Veterinarians and U.S. Reps. Kurt Schrader (D-Ore.) and Ted Yoho (R-Fla.) introduced companion legislation, H.R. 1528 and we asked you to contact your Representatives to voice your support for this issue. More than 10,000 of you took action.
This means that it is illegal for veterinarians to carry and use vital medications for pain management, anesthesia and euthanasia on farms, in house calls, in veterinary mobile clinics, or ambulatory response situations.
The Drug Enforcement Administration (DEA), which enforces the law, has informed organized veterinary medicine that without a statutory change, veterinarians are in violation of the CSA and cannot legally provide complete veterinary care. The DEA has already notified veterinarians in some states that they are in violation of the law.
Tell your Senators that veterinarians need to legally be able to transport controlled substances to the locations of the animal patients, not only for the health and welfare of the nation’s animals, but for public safety. Support S.1171, the Veterinary Medicine Mobility Act, NOW.
Governor Signs WSVMA immunity legislation
May 15, 2013 – Washington Governor Jay Inslee signed into law Substitute Senate Bill 5102, WSVMA’s legislation granting veterinarians immunity from criminal and civil liability for good faith reporting of animal cruelty. Sen. Kirk Pearson, 39th legislative district, was the bill’s sponsor. WSVMA member and representative from the 35th district, Dr. Kathy Haigh, sponsored the House version, HB 1186.
A veterinarian's immunity will be limited to situations where the veterinarian receives no financial benefit from the suspected animal cruelty case, beyond payment for services rendered prior to making a report of suspected animal cruelty. The “no financial benefit” clause was added to the bill after two convicted animal abusers testified in front of the House Judiciary Committee that veterinarians who report abuse gain financially by making false reports and then profiting from the care of seized animals.
Passage of the bill has been a longtime goal of the WSVMA Animal Welfare Committee and Executive Board. It was originally planned to be introduced during the 2012 legislative session but challenging the Prescription Monitoring law became more critical as veterinary practices struggled to comply with a burdensome new reporting requirement.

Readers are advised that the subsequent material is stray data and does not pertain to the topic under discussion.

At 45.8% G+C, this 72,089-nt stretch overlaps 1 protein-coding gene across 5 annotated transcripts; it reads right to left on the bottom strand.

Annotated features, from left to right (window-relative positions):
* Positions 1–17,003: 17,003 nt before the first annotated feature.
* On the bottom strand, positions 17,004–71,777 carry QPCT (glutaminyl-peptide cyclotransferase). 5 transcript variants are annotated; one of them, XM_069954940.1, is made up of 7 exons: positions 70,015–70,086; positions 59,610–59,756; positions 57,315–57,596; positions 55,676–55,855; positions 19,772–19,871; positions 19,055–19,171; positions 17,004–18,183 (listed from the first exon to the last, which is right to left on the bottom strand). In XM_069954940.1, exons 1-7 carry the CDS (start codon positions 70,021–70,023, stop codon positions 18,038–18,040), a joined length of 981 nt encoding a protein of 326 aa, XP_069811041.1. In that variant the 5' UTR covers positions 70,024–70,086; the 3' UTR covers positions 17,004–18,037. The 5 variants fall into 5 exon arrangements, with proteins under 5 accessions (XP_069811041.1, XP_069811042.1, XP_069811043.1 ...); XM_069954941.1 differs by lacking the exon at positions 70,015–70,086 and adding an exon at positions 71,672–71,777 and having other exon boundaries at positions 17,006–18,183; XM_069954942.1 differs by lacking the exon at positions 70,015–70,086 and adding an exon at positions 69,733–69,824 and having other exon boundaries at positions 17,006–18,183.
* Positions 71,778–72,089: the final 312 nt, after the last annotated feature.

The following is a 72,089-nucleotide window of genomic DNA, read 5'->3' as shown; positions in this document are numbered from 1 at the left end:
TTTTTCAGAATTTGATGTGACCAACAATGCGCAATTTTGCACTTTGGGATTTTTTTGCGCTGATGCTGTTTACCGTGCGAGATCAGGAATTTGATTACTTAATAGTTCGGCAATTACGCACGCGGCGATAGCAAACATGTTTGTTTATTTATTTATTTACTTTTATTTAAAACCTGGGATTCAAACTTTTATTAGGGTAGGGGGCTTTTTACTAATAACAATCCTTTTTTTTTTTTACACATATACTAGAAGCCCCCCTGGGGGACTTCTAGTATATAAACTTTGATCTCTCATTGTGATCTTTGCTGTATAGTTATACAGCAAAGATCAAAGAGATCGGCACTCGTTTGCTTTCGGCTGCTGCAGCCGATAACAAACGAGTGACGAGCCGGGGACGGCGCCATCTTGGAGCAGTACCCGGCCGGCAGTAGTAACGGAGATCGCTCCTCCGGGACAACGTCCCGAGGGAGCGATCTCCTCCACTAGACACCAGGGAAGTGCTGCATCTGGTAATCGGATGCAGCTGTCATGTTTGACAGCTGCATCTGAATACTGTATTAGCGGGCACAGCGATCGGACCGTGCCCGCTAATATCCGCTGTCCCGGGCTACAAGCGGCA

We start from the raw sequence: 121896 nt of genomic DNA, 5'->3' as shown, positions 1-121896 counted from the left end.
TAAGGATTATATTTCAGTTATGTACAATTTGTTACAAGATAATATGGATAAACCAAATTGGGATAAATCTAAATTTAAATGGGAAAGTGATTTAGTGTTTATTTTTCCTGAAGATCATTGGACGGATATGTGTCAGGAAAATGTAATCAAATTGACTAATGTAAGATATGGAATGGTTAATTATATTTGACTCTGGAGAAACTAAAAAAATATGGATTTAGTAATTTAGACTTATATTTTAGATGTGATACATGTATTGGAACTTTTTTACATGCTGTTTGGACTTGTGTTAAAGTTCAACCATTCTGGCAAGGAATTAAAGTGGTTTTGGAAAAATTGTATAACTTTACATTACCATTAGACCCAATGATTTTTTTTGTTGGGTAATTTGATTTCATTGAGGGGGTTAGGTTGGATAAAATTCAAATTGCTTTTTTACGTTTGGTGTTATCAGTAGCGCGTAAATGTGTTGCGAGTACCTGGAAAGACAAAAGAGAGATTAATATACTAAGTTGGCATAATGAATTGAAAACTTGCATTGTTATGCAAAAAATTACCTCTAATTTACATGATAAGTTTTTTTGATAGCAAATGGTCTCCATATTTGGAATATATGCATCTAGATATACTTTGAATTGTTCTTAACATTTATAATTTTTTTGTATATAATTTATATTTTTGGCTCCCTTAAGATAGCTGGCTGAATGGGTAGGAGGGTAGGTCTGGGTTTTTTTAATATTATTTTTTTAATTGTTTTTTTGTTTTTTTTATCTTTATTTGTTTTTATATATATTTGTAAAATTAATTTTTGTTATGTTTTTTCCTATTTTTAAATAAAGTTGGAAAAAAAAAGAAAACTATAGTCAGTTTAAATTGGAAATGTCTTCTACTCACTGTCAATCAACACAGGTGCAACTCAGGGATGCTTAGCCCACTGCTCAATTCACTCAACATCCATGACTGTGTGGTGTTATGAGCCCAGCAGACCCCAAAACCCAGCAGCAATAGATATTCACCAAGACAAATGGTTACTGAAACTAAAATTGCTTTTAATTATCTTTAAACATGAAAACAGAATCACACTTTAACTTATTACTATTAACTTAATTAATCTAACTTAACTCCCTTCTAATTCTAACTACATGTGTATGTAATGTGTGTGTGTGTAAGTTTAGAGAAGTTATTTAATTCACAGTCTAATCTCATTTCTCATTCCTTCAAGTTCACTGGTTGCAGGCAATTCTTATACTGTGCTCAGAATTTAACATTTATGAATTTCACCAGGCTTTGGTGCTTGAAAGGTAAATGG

The law takes effect July 28, 2013.
Caption of the photo: (l to r) WSVMA exec VP Candace Joy, Sen. Kirk Pearson, WSVMA legislative advocate Greg Hanon, Gov. Jay Inslee, WSVMA first VP Dr. Erin Hicks, and two of Sen. Pearson’s staff members.
2013 WSVMA Legislative Reports
provided by Greg Hanon, WSVMA Legislative Advocate
Wee One - January 18, 2013
Week Two - January 25, 2013
Week Three - February 1, 2013
Week Four - February 8, 2013
Week Five - February 15, 2013
Week Six - February 22, 2013
Week Seven - March 1, 2013
Week Eight - March 8, 2013
Week Nine - March 15, 2013
Week Ten - March 22, 2013
Week Eleven - March 29, 2013
Week Thirteen - April 12, 2013
Week Fourteen - April 19, 2013
Legislative Reports Archive - View past years Legislative Reports.
Recent Legislative Successes
WSVMA's Immunity Legislation passes
NEW SECTION. Sec. 1. A new section is added to chapter 16.52 RCW to read as follows:
A veterinarian lawfully licensed in this state to practice veterinary medicine, surgery, and dentistry who reports, in good faith and in the normal course of business, a suspected incident of animal cruelty that is punishable under this chapter to the proper authorities is immune from liability in any civil or criminal action brought against such veterinarian for reporting the suspected incident. The immunity provided in this section applies only if the veterinarian receives no financial benefit from the suspected incident of animal cruelty beyond charges for services rendered prior to the veterinarian making the initial report."